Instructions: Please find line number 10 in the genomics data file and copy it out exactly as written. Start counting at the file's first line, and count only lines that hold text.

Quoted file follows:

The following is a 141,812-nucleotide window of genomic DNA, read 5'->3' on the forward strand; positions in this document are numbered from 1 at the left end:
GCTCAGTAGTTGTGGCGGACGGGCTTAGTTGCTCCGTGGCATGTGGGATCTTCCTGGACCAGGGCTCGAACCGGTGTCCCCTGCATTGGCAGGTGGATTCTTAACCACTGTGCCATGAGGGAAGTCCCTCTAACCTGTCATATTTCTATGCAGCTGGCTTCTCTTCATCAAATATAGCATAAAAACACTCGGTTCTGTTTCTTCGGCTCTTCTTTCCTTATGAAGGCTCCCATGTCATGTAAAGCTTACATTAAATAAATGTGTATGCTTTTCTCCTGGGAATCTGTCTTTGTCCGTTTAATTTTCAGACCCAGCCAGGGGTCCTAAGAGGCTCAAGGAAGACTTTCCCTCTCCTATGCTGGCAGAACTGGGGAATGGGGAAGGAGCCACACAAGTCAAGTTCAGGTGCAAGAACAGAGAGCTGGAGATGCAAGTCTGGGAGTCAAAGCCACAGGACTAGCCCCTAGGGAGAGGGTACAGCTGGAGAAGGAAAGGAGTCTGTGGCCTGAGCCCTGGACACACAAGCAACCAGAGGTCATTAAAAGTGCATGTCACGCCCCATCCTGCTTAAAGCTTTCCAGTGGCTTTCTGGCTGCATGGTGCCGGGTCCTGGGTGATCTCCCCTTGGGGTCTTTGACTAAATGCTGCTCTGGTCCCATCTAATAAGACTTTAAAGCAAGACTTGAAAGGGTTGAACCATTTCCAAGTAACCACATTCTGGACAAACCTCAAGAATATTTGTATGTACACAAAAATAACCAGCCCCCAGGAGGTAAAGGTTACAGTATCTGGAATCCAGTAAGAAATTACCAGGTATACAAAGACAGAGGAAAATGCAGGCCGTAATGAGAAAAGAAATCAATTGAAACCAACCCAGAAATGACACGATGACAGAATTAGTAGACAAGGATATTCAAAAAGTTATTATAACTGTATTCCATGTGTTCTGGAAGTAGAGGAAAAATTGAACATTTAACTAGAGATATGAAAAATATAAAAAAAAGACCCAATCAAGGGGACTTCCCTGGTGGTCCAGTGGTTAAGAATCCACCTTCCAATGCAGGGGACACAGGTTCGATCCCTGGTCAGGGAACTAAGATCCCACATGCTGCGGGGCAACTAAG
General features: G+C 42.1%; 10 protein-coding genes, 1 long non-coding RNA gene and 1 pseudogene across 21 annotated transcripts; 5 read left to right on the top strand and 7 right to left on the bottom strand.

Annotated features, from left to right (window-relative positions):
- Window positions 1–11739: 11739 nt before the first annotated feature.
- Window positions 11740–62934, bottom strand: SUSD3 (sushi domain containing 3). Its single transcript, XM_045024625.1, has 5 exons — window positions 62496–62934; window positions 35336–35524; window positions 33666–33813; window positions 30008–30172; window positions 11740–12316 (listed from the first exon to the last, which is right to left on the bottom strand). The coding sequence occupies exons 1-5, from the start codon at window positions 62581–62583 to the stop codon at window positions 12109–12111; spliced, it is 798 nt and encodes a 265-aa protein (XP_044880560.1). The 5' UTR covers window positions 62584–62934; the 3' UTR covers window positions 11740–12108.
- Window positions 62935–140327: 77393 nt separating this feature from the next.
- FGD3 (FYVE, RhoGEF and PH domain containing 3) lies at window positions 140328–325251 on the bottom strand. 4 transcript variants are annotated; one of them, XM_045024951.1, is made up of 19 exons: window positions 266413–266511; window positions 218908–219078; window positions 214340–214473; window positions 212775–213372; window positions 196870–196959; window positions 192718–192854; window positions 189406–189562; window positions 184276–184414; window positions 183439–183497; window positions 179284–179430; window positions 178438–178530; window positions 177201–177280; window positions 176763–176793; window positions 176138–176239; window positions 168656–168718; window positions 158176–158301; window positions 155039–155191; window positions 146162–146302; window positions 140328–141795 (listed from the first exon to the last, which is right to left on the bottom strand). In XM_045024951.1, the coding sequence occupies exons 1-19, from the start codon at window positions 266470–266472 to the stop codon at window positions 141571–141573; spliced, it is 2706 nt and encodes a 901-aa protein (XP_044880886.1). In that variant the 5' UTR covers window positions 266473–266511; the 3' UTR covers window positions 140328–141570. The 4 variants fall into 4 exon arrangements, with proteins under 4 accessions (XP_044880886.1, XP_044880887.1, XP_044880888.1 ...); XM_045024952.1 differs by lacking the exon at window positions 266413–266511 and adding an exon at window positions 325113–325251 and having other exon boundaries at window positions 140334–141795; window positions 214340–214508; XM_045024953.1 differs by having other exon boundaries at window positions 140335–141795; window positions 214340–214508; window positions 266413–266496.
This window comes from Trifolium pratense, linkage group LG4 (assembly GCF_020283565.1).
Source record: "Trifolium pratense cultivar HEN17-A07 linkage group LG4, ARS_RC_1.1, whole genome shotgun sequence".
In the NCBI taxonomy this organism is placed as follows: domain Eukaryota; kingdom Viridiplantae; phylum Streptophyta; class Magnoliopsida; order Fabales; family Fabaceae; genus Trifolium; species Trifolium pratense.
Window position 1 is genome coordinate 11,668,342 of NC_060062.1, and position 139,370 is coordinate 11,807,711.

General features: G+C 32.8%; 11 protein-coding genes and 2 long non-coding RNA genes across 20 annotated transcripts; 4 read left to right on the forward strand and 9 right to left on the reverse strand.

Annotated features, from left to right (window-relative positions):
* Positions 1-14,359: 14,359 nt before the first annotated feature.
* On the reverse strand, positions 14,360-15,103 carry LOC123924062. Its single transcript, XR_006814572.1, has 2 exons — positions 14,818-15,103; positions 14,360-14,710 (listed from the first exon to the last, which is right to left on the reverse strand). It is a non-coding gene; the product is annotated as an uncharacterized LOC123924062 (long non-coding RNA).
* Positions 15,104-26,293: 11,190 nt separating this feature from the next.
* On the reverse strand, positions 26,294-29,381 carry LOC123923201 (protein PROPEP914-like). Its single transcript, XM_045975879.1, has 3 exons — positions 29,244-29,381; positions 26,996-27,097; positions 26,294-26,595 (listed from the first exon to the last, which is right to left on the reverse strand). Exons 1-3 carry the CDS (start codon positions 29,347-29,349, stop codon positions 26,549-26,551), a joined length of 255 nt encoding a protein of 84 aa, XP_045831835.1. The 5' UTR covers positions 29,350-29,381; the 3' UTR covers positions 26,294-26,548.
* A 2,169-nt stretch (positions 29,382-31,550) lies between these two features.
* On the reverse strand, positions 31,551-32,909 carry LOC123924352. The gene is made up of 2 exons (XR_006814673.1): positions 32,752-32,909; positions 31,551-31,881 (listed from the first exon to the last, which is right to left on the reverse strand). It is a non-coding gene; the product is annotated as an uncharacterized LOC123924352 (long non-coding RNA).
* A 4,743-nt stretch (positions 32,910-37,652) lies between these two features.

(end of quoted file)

Source record: "Trifolium pratense cultivar HEN17-A07 linkage group LG4, ARS_RC_1.1, whole genome shotgun sequence".